Paytm Sniffs Deal in Laid-off Tal­ent Seeks to snap up ex­pe­ri­enced peo­ple los­ing jobs due to busi­ness re­cast in star­tups like Snapdeal

The Economic Times - - Front Page -

Shamb­havi Anand, Richa Ma­hesh­wari & Surabhi Agar­wal

New Delhi | Ben­galuru: For startup tal­ent stung by right­siz­ing, saviours seem to be emerging from within the ecosys­tem: Alibaba-backed Paytm is the lat­est to throw a life­line to tech­nol­ogy and prod­uct ex­ec­u­tives, many of whom are hunt­ing for jobs af­ter the re­struc­tur­ing at Snapdeal and the moth­balling of Stayzilla.

Early Fri­day morn­ing, Paytm founder Vi­jay Shekhar Sharma tweeted: “Hello, Tech/Prod­uct peo­ple in Delhi NCR, feel­ing heat of busi­ness re­struc­tur­ing? We wel­come you @Paytm and @Payt­mMall with open arms.” Sharma’s tweet didn’t men­tion any com­pany, but his of­fer came amid job losses at the two star­tups that have sig­nif­i­cant staff pres­ence in the na­tional cap­i­tal re­gion (NCR).

A Paytm spokesper­son said the com­pany is ex­pand­ing its ecom­merce busi­ness, Paytm Mall, and has 250 va­can­cies. The com­pany that be­came a house­hold name in the im­me­di­ate af­ter­math of de­mon­eti­sa­tion will fill po­si­tions across the hi­er­ar­chy—from se­nior man­agers to vice-pres­i­dents.

“We are re­cruit­ing for our mar- ket­place and the bank: Hence, trained and do­main ex­perts are wel­come. We be­lieve star­tups have great peo­ple and they will fit well in our en­tre­pre­neur­ial cul­ture,” the spokesper­son said in an email.

Ear­lier, An­jali Jain of EVC Ven­tures of­fered jobs through her LinkedIn post: “Snapdeal em­ploy­ees that are be­ing laid off that live in Gur­gaon, please con­tact …”

Gur­gaon-based startup OfBusi­ness, an on­line mar­ket­place for busi­ness-to-busi­ness (B2B) com­merce, has re­ceived over 100 CVs from Snapdeal em­ploy­ees. “They are now go­ing through the nor­mal HR process of hir­ing,” said Bhu­van Gupta, chief tech­nol­ogy of­fi­cer.

ET re­ported on Fe­bru­ary 22 that ex­ploratory talks were held on merg­ing Paytm’s mar­ket­place with Snapdeal in an all-stock trans­ac­tion about a month ago.

Alibaba, the world’s largest ecom­merce com­pany, has a 40% stake in Paytm and around 3% in Snapdeal. Paytm has spun off the mar­ket­place busi­ness into an en­tity called Paytm E-com­merce Pvt. Ltd, which is rais­ing cap­i­tal from Alibaba and SAIF Part­ners.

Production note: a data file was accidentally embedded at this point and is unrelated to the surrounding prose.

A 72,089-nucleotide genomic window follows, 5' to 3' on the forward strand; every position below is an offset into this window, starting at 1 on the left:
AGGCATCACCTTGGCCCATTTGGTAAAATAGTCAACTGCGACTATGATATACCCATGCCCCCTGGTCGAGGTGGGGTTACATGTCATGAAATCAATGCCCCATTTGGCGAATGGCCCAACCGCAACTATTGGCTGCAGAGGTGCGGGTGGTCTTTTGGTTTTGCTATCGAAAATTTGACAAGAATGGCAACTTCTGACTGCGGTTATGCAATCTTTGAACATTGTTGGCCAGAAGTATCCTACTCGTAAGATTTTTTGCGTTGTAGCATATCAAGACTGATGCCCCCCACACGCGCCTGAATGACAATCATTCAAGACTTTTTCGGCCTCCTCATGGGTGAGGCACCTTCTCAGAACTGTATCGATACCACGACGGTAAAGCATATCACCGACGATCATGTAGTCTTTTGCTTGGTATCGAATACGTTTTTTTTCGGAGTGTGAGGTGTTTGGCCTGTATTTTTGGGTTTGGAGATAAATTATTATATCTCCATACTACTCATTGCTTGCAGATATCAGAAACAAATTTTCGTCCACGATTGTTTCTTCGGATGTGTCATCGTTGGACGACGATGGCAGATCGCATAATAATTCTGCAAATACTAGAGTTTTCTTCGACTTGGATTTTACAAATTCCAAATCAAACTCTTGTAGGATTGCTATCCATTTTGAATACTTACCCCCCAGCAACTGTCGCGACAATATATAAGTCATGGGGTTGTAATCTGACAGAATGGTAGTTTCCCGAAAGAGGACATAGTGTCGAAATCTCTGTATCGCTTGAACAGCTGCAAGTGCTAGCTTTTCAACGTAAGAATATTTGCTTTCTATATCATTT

Alibaba is also re­port­edly lead­ing an in­vest­ment ini­tia­tive to raise up to ₹ 1,700 crore for the on­line re­tail mar­ket­place of Paytm, mark­ing the for­mal en­try of the Chi­nese ma­jor into an in­dus­try that will re­quire it to com­pete with Ama­zon and In­dia’s Flip­kart for busi­nesss in Asia’s third-largest econ­omy.

Sharma’s tweet has also at­tracted the at­ten­tion of em­ploy­ees from other failed star­tups and en­trepreneurs them­selves.

Manik Khosla, 25, who quit con­sul­tancy firm EY to start a res­tau­rant, has reached out to Sharma.

“I am an op­er­a­tions and lo­gis­tics per­son and any startup def­i­nitely has peo­ple in the op­er­a­tions role. There­fore, I thought of ap­ply­ing to Paytm,” Khosla told ET. He shut his res­tau­rant busi­ness 10 days ago.


Sev­eral com­pa­nies in the startup do­main are plan­ning to trim their work­force to re­duce over­heads. The big­gest one is NCR-based Snapdeal, where a fresh round of job cuts be­gan this year, a move that could af­fect about 1,000 em­ploy­ees, ET re­ported this month.

A size­able chunk of those af­fected will be in tech­nol­ogy and prod­uct roles, al­though ex­act fig­ures are not avail­able.

Sep­a­rately, home­s­tay startup Stayzilla de­cided to shut shop this week, adding to the list of firms af­fected by in­creas­ing in­vestor at­ten­tion on prof­itabil­ity in busi­ness mod­els.

“Hir­ing such tal­ent works in our ben­e­fit. The ex­pe­ri­enced staff will come at a rea­son­able price and won’t ask for a hike over their ex­ist­ing salary,” said San­deep Pa­doshi, co­founder, WOW Ex­press, a two-year-old lo­gis­tics startup. “There is tal­ent crunch in the mar­ket, es­pe­cially in tech and core se­nior man­age­ment. If such tal­ent is laid off, we will be happy to hire them.” WOW Ex­press han­dles about 30,000 ship­ments a day and had raised ₹ 15 crore fund­ing in May.


Ex­perts said mass lay­offs aren’t be­cause of tal­ent is­sues. “These lay­offs are due to or­gan­i­sa­tional con­text such as du­pli­ca­tion of roles af­ter merg­ers, or to cut cor­po­rate costs af­ter buy­ing a com­pany,” said Tham­ma­iah BN, man­ag­ing direc­tor of Kelly ser­vices, an HR con­sult­ing com­pany.

Ac­cord­ing to in­sid­ers in the startup in­dus­try, at least 10,000 peo­ple have had to switch jobs in the past 18 months be­cause of merg­ers, con­sol­i­da­tions or clo­sures.

Jap­preet Sethi, head of mar­ket­ing at YoS­tar­tups, an HR con­sult­ing com­pany for star­tups, said: “Smaller play­ers get to pick tal­ent dur­ing this time, be­cause most lay­offs hap­pen across the in­dus­try at the same time to read­just the cost of rev­enue.”

This is not the first time that em­ploy­ees have been greeted with a flurry of of­fers af­ter los­ing jobs else­where. Two years ago when Ya­hoo down­sized its op­er­a­tions in Ben­galuru, al­most 400 en­gi­neers were flooded with of­fers from star­tups such as Zo­mato, and rel­a­tively smaller firms such as Ur­ban Eye, Price­ and Min­jar.

Deepin­der Goyal, founder of Zo­mato, had tweeted a pic­ture with “Yeah, Who?” in a font and colour sim­i­lar to the Ya­hoo logo. “We are (al­ways) hir­ing,” read the cap­tion.

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